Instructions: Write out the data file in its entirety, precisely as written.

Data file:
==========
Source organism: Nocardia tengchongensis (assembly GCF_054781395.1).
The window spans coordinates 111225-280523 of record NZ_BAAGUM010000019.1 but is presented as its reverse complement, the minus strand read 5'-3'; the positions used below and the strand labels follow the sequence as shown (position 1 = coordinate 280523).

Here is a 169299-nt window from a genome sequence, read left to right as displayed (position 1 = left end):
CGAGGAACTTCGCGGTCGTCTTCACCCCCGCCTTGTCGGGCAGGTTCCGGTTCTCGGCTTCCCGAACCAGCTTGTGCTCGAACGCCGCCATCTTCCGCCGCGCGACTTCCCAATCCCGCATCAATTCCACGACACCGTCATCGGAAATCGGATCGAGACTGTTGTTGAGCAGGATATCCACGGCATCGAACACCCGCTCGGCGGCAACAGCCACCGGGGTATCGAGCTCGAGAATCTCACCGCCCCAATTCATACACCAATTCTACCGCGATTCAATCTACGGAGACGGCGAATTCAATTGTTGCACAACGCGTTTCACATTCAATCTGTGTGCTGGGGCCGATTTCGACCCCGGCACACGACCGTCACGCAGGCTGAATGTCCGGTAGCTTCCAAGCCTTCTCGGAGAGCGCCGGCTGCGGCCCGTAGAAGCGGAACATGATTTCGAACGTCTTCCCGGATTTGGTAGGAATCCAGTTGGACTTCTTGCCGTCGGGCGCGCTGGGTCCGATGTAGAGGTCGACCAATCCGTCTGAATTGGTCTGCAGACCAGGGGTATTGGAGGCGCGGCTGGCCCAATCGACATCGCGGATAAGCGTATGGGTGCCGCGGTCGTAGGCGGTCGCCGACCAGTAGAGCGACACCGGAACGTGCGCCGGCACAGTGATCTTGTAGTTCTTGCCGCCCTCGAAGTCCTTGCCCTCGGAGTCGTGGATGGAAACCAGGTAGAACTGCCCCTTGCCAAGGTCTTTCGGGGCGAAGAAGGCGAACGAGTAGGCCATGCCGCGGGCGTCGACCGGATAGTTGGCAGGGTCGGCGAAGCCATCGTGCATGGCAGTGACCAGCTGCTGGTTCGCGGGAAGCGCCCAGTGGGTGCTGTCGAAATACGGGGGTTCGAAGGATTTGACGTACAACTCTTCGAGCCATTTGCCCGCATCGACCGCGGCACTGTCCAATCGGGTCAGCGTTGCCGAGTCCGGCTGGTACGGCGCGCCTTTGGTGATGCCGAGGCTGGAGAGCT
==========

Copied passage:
Source organism: Nocardia tengchongensis (assembly GCF_054781395.1).
The window spans coordinates 111225-280523 of record NZ_BAAGUM010000019.1 but is presented as its reverse complement, the minus strand read 5'-3'; the positions used below and the strand labels follow the sequence as shown (position 1 = coordinate 280523).

Here is a 169299-nt window from a genome sequence, read left to right as displayed (position 1 = left end):
CGAGGAACTTCGCGGTCGTCTTCACCCCCGCCTTGTCGGGCAGGTTCCGGTTCTCGGCTTCCCGAACCAGCTTGTGCTCGAACGCCGCCATCTTCCGCCGCGCGACTTCCCAATCCCGCATCAATTCCACGACACCGTCATCGGAAATCGGATCGAGACTGTTGTTGAGCAGGATATCCACGGCATCGAACACCCGCTCGGCGGCAACAGCCACCGGGGTATCGAGCTCGAGAATCTCACCGCCCCAATTCATACACCAATTCTACCGCGATTCAATCTACGGAGACGGCGAATTCAATTGTTGCACAACGCGTTTCACATTCAATCTGTGTGCTGGGGCCGATTTCGACCCCGGCACACGACCGTCACGCAGGCTGAATGTCCGGTAGCTTCCAAGCCTTCTCGGAGAGCGCCGGCTGCGGCCCGTAGAAGCGGAACATGATTTCGAACGTCTTCCCGGATTTGGTAGGAATCCAGTTGGACTTCTTGCCGTCGGGCGCGCTGGGTCCGATGTAGAGGTCGACCAATCCGTCTGAATTGGTCTGCAGACCAGGGGTATTGGAGGCGCGGCTGGCCCAATCGACATCGCGGATAAGCGTATGGGTGCCGCGGTCGTAGGCGGTCGCCGACCAGTAGAGCGACACCGGAACGTGCGCCGGCACAGTGATCTTGTAGTTCTTGCCGCCCTCGAAGTCCTTGCCCTCGGAGTCGTGGATGGAAACCAGGTAGAACTGCCCCTTGCCAAGGTCTTTCGGGGCGAAGAAGGCGAACGAGTAGGCCATGCCGCGGGCGTCGACCGGATAGTTGGCAGGGTCGGCGAAGCCATCGTGCATGGCAGTGACCAGCTGCTGGTTCGCGGGAAGCGCCCAGTGGGTGCTGTCGAAATACGGGGGTTCGAAGGATTTGACGTACAACTCTTCGAGCCATTTGCCCGCATCGACCGCGGCACTGTCCAATCGGGTCAGCGTTGCCGAGTCCGGCTGGTACGGCGCGCCTTTGGTGATGCCGAGGCTGGAGAGCT